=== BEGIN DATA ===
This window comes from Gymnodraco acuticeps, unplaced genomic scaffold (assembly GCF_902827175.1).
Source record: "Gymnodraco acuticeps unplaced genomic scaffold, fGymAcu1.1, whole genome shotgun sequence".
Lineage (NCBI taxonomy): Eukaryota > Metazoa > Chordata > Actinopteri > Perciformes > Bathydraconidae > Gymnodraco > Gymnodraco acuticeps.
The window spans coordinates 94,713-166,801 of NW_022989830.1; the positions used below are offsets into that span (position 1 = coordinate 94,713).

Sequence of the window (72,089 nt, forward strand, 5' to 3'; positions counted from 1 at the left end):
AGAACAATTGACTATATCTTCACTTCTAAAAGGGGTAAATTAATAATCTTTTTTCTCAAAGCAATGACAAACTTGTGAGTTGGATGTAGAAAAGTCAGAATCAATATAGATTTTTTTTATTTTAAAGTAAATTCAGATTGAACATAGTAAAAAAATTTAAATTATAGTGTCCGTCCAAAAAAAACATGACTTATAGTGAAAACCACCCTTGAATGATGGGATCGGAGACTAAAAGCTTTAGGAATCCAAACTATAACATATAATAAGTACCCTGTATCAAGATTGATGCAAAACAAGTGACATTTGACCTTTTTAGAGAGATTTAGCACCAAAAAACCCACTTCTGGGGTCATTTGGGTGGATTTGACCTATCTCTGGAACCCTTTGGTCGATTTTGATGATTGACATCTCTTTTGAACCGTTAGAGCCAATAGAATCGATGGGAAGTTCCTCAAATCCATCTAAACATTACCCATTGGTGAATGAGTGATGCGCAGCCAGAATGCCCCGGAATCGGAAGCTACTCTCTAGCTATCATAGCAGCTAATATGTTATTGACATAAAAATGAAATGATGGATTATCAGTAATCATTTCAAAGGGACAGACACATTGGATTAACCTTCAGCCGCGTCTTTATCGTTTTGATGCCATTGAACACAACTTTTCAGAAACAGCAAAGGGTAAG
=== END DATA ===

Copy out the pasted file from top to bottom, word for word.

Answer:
This window comes from Gymnodraco acuticeps, unplaced genomic scaffold (assembly GCF_902827175.1).
Source record: "Gymnodraco acuticeps unplaced genomic scaffold, fGymAcu1.1, whole genome shotgun sequence".
Lineage (NCBI taxonomy): Eukaryota > Metazoa > Chordata > Actinopteri > Perciformes > Bathydraconidae > Gymnodraco > Gymnodraco acuticeps.
The window spans coordinates 94,713-166,801 of NW_022989830.1; the positions used below are offsets into that span (position 1 = coordinate 94,713).

Sequence of the window (72,089 nt, forward strand, 5' to 3'; positions counted from 1 at the left end):
AGAACAATTGACTATATCTTCACTTCTAAAAGGGGTAAATTAATAATCTTTTTTCTCAAAGCAATGACAAACTTGTGAGTTGGATGTAGAAAAGTCAGAATCAATATAGATTTTTTTTATTTTAAAGTAAATTCAGATTGAACATAGTAAAAAAATTTAAATTATAGTGTCCGTCCAAAAAAAACATGACTTATAGTGAAAACCACCCTTGAATGATGGGATCGGAGACTAAAAGCTTTAGGAATCCAAACTATAACATATAATAAGTACCCTGTATCAAGATTGATGCAAAACAAGTGACATTTGACCTTTTTAGAGAGATTTAGCACCAAAAAACCCACTTCTGGGGTCATTTGGGTGGATTTGACCTATCTCTGGAACCCTTTGGTCGATTTTGATGATTGACATCTCTTTTGAACCGTTAGAGCCAATAGAATCGATGGGAAGTTCCTCAAATCCATCTAAACATTACCCATTGGTGAATGAGTGATGCGCAGCCAGAATGCCCCGGAATCGGAAGCTACTCTCTAGCTATCATAGCAGCTAATATGTTATTGACATAAAAATGAAATGATGGATTATCAGTAATCATTTCAAAGGGACAGACACATTGGATTAACCTTCAGCCGCGTCTTTATCGTTTTGATGCCATTGAACACAACTTTTCAGAAACAGCAAAGGGTAAG